A couple thoughts:
First, the go to material for the GD cabs is 13 ply, marine grade Baltic birch. This is a high grade void free, resonant free Baltic Birch ply and is usually imported. You may be able to find sheets locally, or online.
Second would be the precise joinery used to construct cab. Dados, or mortise and tenon were the preferred method and guaranteed a very rodust, rigid cab
Acoustics: a speaker will coil (+ wave cycle) and recoil (-wave cycle)
Parallel walls within a cabinet will cause reflection from speaker coil and recoil. Reflections can lead to "flutter" phasing issues and other very unpleasant residual sounds. When the speaker baffle, 4 inner walls and back are assymetrical then you deflect any kind of reflections away from each other rather than towards each other. This allows the acoustics of sound to dissipate and decay with very little interference between sound waves.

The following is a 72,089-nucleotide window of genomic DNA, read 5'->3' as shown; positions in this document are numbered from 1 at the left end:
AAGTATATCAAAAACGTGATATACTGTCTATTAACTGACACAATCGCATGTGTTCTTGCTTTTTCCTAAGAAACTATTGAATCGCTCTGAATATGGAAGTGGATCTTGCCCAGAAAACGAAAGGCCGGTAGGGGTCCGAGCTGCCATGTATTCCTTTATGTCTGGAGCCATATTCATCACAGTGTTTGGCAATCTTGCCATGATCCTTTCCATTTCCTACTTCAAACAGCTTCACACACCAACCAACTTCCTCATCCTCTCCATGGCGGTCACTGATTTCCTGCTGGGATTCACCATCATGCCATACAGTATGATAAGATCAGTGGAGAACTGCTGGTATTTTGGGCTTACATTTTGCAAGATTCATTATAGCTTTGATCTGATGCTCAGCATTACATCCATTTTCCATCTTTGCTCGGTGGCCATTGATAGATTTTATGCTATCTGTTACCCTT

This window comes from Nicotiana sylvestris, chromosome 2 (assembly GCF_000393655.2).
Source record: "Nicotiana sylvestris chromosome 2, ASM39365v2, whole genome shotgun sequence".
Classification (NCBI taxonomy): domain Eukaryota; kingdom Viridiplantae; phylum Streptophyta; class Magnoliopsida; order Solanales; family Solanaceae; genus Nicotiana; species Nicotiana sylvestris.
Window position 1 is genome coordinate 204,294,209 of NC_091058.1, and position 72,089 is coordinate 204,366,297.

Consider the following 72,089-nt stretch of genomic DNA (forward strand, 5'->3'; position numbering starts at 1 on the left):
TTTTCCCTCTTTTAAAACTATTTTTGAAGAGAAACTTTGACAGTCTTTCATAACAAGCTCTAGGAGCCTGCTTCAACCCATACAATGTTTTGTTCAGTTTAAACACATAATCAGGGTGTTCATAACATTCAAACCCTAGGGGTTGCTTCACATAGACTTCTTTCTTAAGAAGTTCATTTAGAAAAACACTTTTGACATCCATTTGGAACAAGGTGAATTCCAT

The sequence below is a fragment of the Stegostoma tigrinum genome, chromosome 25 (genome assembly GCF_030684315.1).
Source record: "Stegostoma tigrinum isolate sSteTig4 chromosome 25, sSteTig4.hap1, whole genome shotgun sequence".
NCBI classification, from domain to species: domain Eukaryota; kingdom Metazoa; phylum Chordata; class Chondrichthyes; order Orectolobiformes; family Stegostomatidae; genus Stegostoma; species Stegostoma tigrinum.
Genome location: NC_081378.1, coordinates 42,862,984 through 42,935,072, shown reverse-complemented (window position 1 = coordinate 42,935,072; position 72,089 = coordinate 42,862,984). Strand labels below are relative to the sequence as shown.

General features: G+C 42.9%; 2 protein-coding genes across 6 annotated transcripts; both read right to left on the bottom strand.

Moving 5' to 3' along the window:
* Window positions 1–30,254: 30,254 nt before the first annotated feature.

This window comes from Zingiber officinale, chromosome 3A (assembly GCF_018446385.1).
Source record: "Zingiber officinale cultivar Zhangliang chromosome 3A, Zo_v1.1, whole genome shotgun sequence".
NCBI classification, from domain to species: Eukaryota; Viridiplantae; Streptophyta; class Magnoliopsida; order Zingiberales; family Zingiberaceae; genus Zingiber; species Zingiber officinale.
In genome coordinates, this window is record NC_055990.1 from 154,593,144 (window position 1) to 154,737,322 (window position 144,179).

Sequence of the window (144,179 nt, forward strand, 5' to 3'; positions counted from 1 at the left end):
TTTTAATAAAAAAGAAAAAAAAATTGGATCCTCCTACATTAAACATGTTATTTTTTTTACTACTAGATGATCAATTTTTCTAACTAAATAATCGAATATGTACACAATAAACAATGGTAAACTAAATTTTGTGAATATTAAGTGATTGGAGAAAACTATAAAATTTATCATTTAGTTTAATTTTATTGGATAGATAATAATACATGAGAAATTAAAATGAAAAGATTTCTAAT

However, there is a serious science to cab design, acoustics and sound reinforcement. That's why high quality sound gear gets so pricy. This shouldn't be discouraging, but more of an insight into intricacies of sound. I have built a couple amp cabs, both with dovetail joinery, quality woods, hand built hand wired 5e8a tube circuit and quality speaker. Both cabs are air tight, closed back cabinets for maximum punch and limited bleed through from sides and rear. Stick with very hard wood, tight joinery and Quality speaker. Preferably a closed/open back design where you can experiment by removing back panel, using absorbative foam treatment when closed etc. You'll probably be pleasantly surprised by the results